Originally published in Worthy News
In October of this year, Egyptian news media published stories of an altercation between Muslim and Christian students over a classroom seat at a school in Mallawi, Minya province, which left one student dead. It was being reported as a non-sectarian, that is, non-religiously motivated, incident. However, Copts Without Borders, a Coptic Christian news website, denied the claim, saying, in fact, that the student was killed because he was wearing a crucifix.
Mark Ebeid, a Christian activist, said “We wanted to believe the official version because the Coptic version was a catastrophe, as it would take persecution of Christians also to schools.” He blamed the church in Mallawi for keeping quiet about the incident.
Approximately three weeks ago, two weeks after the murder, the parents of the 17-year-old Christian student Ayman Nabil Labib broke their silence, confirming that their son was murdered on October 16. Nabil Labib, Ayman’s father, said in a taped video interview with Copts United NGO, that, per Coptic tradition, his son had a cross tattooed on his wrist, as well as another cross which was worn under his shirt. Young Ayman was murdered in “cold blood because he refused to take off his crucifix as ordered by his Muslim teacher,” Mr. Labib said.
Ambulance drivers complicit in his death?
According to Ayman’s father, eyewitnesses told him that his son was not beaten up in the school yard as per the official story, but in the classroom. “They beat my son so much in the classroom that he fled to the lavatory on the ground floor, but they followed him and continued their assault. When one of the supervisors took him to his room, Ayman was still breathing. The ambulance transported him from there dead, one hour later.”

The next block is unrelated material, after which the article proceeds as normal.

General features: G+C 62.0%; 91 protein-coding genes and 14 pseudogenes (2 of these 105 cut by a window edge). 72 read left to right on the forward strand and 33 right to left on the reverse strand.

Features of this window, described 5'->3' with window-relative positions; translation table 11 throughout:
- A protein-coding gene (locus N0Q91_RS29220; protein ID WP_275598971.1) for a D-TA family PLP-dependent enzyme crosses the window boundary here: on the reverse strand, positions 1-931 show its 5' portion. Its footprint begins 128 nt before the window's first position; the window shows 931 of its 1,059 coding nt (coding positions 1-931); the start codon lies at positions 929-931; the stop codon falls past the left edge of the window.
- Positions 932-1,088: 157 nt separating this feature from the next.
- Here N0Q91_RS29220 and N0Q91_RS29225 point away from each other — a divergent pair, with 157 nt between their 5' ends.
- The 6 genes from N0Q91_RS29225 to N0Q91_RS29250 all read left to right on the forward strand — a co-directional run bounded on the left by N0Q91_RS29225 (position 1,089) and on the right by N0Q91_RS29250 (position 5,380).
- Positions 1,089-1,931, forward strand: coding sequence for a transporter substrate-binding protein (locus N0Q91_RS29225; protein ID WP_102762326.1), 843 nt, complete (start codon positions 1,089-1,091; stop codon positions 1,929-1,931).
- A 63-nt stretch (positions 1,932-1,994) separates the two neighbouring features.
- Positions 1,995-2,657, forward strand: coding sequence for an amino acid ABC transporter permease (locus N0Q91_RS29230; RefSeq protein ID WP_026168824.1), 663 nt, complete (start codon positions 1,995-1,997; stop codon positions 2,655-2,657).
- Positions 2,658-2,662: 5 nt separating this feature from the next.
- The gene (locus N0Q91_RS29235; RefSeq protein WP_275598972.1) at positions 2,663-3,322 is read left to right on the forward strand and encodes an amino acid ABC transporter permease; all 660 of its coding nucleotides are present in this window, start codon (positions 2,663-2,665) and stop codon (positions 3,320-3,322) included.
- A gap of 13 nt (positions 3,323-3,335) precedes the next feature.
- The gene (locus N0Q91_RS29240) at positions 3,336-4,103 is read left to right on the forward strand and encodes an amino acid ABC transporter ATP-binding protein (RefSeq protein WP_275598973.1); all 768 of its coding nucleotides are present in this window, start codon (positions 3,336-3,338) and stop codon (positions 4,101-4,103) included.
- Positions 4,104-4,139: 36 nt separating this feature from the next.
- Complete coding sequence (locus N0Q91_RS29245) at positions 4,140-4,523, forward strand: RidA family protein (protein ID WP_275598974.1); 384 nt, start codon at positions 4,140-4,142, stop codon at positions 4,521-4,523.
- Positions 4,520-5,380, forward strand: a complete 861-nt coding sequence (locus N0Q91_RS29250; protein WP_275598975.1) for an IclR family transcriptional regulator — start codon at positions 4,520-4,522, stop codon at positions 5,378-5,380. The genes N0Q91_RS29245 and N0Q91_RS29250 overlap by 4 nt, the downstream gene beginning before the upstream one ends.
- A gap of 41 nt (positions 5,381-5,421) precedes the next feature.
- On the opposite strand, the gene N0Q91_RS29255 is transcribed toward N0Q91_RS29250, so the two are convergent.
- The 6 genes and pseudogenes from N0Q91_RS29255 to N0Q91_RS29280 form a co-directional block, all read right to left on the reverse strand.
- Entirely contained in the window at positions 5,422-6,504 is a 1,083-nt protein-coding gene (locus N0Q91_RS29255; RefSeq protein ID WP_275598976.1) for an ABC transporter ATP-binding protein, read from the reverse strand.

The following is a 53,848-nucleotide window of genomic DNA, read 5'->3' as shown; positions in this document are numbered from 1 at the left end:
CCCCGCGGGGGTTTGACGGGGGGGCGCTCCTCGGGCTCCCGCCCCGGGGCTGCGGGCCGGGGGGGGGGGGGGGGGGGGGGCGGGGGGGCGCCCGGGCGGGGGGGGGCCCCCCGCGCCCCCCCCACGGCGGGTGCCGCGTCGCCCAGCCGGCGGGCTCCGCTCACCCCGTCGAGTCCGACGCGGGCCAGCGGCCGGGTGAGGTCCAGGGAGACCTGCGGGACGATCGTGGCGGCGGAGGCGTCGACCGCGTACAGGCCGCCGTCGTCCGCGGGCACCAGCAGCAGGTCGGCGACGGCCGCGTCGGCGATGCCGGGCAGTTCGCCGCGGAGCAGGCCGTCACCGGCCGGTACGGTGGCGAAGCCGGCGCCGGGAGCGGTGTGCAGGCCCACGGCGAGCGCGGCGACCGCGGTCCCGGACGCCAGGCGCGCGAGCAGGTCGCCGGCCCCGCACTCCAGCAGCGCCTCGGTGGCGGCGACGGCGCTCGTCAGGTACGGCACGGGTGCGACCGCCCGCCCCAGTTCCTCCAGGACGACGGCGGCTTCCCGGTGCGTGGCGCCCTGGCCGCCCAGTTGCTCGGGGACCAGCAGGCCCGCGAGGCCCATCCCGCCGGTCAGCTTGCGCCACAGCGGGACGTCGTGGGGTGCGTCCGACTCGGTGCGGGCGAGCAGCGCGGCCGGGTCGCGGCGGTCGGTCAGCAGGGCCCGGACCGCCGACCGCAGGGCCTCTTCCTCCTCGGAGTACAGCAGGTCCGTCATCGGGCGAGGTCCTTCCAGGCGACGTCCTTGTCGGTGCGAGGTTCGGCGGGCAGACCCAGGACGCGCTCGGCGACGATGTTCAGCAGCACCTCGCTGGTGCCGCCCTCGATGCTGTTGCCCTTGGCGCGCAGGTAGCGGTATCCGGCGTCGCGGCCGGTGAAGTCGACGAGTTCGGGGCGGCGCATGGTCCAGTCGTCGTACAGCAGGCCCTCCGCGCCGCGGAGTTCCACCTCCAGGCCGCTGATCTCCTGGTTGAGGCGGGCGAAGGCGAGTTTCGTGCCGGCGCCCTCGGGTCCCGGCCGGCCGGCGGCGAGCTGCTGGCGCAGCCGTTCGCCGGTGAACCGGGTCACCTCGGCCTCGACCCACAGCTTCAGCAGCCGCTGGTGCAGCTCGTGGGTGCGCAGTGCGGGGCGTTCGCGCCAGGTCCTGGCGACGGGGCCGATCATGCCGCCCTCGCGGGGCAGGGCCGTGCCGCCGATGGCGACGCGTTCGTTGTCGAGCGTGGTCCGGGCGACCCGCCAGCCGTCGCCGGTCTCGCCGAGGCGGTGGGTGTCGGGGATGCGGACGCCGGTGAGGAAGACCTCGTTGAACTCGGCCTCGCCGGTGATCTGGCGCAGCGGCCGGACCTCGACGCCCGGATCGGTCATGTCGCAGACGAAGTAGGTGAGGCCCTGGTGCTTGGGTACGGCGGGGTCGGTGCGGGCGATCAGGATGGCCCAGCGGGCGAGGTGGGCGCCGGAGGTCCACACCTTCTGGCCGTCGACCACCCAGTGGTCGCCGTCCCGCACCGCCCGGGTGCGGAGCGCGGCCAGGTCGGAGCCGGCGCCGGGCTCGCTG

Mr. Labib said that everyone in Mallawi knew how the event took place, but not one of the students’ parents was prepared to let their children come forward and give a statement to the police. “They are afraid of the school administration, which has lots of ways to harass the students, as well as being afraid of the families of the two Muslim killers.”
Prosecution in the case has three witnesses, two men working at school who named the assailants and one students who wanted to retract his statement, but was refused. “the evidence is under lock and key. Everyone is hiding the evidence. We will know the truth after forensic medicine has finished the report next week,” said Nabil, adding that the head of detectives on the case tried to influence the witnesses, claiming that the murder took place as a result of friction between students.
The governor of Minya, El-Rouby, visited the Coptic Bishop Dimitrious of Mallawi to extend his condolences, accompanied by representatives of Minya military authorities. He also suspended the school’s headmaster and the two supervisors, as well as two social workers who were on duty when Ayman died, and referred them to an investigation committee. But all of them have disappeared since then.
Prominent columnist Farida El-Shobashy wrote in the independent newspaper Masry Youm, “I was shaken to the bones when I read the news that a teacher forced a student to take off the crucifix he wore, and when the Christian student stood firm for his rights, the teacher quarreled with him, joined by some of the students; he was beastly assaulted until his last breath left him.”
Farida pointed out that the gravity of the incident is where it took place and who incited the attack (the teacher.) She went on to blast the Ministry of Education for neglecting the education syllabus to prevent discriminatory contents but instead “left it to teachers to spread the fanatic Wahabi ideology.”